Dear Tonight - We're Not Men (Cover Artwork)
Staff Review

Dear Tonight

We're Not Men (2007)

Red Leader

Many underground music enthusiasts would likely link the early material of Brooklyn, NY's Dear Tonight to that of a "Level-Plane sound" -- that is, the raw, chaotic screamo that landmark record label is widely known for putting out. Perhaps fed up with the pigeonholing, the band's first full-length shows a remarkable change that subsequently dodges all easy categorizing.

We're Not Men might be best described as bridging the ever-widening gap between early emotional hardcore (read: the frantic energy of Rites of Spring) and its latter-day counterparts (Thursday's dynamic vocal interplay), perhaps with a post-hardcore touch similar to A Young Trophy Band...-era As Friends Rust. Ryan's unique, raspy vocals front a varied array of tempos and moods, which provide the backbone for a platter of politically and socially conscious writings. The anthemic "By Ballot or by Bullet" is particularly poignant: "So we strike first and furious / and offer more sophisticated colonialism with a kind name. / Call in the regulars: for-profit consulting firms, engineers, NGOs and UN aid."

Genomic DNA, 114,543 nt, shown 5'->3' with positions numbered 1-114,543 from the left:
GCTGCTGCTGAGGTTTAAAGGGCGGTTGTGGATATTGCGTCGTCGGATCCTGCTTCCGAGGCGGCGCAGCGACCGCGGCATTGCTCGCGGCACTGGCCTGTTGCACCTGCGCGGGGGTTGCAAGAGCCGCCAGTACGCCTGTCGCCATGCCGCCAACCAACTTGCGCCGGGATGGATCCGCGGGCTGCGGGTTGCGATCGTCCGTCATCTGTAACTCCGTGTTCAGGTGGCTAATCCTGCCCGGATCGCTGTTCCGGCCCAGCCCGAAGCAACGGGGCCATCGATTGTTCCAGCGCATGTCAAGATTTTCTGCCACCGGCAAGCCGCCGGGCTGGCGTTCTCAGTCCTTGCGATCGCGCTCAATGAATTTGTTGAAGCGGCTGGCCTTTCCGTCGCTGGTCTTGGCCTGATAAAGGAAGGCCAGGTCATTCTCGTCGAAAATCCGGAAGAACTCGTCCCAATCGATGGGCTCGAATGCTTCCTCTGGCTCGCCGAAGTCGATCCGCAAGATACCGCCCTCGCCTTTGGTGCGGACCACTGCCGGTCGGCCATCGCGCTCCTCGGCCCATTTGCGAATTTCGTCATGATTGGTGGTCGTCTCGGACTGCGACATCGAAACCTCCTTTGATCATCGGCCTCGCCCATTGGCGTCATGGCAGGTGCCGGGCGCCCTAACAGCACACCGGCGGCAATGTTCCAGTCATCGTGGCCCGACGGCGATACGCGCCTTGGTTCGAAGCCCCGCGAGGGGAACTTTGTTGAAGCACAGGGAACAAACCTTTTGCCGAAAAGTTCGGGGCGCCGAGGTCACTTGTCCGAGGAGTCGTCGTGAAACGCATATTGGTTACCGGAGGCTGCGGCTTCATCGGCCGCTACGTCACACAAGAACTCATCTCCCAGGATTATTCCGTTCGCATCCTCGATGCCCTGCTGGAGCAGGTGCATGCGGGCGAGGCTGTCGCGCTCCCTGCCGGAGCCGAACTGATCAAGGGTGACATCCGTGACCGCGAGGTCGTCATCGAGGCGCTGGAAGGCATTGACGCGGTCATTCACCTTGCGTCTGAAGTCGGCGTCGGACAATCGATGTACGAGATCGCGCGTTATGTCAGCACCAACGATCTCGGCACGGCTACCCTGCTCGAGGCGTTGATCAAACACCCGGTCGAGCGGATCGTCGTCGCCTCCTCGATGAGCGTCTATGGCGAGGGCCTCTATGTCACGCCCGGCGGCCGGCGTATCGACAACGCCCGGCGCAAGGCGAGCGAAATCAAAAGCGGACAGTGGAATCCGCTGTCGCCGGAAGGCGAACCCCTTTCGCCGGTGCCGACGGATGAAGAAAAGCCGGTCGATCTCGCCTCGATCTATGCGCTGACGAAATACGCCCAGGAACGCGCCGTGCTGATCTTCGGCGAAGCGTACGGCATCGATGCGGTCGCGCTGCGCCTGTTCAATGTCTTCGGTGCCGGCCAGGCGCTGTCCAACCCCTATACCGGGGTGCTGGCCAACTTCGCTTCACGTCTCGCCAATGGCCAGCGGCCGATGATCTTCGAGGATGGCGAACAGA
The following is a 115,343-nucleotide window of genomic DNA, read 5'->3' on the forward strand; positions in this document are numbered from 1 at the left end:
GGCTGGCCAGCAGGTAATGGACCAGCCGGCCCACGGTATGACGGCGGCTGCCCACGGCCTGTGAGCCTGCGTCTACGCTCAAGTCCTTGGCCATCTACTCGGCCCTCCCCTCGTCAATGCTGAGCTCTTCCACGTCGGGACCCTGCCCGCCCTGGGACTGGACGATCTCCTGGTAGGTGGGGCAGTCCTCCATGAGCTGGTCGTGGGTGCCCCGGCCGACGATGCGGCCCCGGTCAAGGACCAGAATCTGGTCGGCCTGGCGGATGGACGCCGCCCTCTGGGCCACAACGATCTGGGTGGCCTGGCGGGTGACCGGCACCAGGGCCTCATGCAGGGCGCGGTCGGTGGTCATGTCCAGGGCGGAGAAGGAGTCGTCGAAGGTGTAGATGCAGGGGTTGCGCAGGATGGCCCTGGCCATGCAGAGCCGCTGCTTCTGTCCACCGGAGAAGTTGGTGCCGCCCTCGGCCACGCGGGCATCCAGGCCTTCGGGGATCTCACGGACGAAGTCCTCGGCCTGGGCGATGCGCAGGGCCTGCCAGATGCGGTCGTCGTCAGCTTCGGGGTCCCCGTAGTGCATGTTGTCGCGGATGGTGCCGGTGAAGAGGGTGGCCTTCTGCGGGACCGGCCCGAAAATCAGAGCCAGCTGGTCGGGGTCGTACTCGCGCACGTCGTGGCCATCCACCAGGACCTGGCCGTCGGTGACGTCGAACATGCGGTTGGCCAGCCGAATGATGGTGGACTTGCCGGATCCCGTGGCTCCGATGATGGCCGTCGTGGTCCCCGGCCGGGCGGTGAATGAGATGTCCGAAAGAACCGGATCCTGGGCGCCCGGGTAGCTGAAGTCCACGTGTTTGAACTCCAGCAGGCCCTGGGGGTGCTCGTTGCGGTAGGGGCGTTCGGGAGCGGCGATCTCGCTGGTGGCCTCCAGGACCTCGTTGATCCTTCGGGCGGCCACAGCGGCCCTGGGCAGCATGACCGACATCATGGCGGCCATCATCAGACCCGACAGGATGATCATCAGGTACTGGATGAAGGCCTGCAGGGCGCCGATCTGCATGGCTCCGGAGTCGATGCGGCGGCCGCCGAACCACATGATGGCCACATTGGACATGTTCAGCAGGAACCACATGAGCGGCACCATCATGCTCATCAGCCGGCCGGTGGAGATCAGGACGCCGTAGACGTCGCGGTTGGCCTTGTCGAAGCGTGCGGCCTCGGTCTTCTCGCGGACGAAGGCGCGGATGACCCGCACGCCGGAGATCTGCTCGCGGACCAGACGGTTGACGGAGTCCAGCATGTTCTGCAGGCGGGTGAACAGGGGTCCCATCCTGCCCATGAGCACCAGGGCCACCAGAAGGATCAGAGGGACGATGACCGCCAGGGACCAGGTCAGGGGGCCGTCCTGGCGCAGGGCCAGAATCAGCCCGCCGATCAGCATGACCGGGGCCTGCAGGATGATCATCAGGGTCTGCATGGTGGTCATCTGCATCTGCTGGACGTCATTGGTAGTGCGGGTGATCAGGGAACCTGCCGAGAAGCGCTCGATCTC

Numero dos, "Failure Then Fire," blasts away at hardcore speed early on in the record, and is well-followed up on with the ambitious "What We Love Not Are," which cues up emotional pleas to all vocalists' inflections: that is, Ryan's and whomever backup assistant is scratchily yelling behind him. Completing the sandwich is the faster "Dead Boys," which manages to retain the band's complex, thoughtful guitar work. Then there's "All the Silver," which features the New Dress' Laura Fidler singing along softly with Ryan at the beginning, only for the instruments to suddenly distort and pound for its heavier take-out, with Fidler offering a few lines that help to alter the mood from campfire circle to a buildup of melancholic heartache (as if there was any other kind).

We're Not Men may not captivate the listener's full interest at every single one of its turns, but for all its little nuances and its overall unique sheen (captured in perfect form by its recorder, Dean Baltulonis), it's certainly a solid, accomplished feat by a band that easily shows itself to be one of the more forward-thinking, intelligent punk acts of the NYC area.

You Have Too Much Faith in Us
Dead Boys
We Aren't Doing It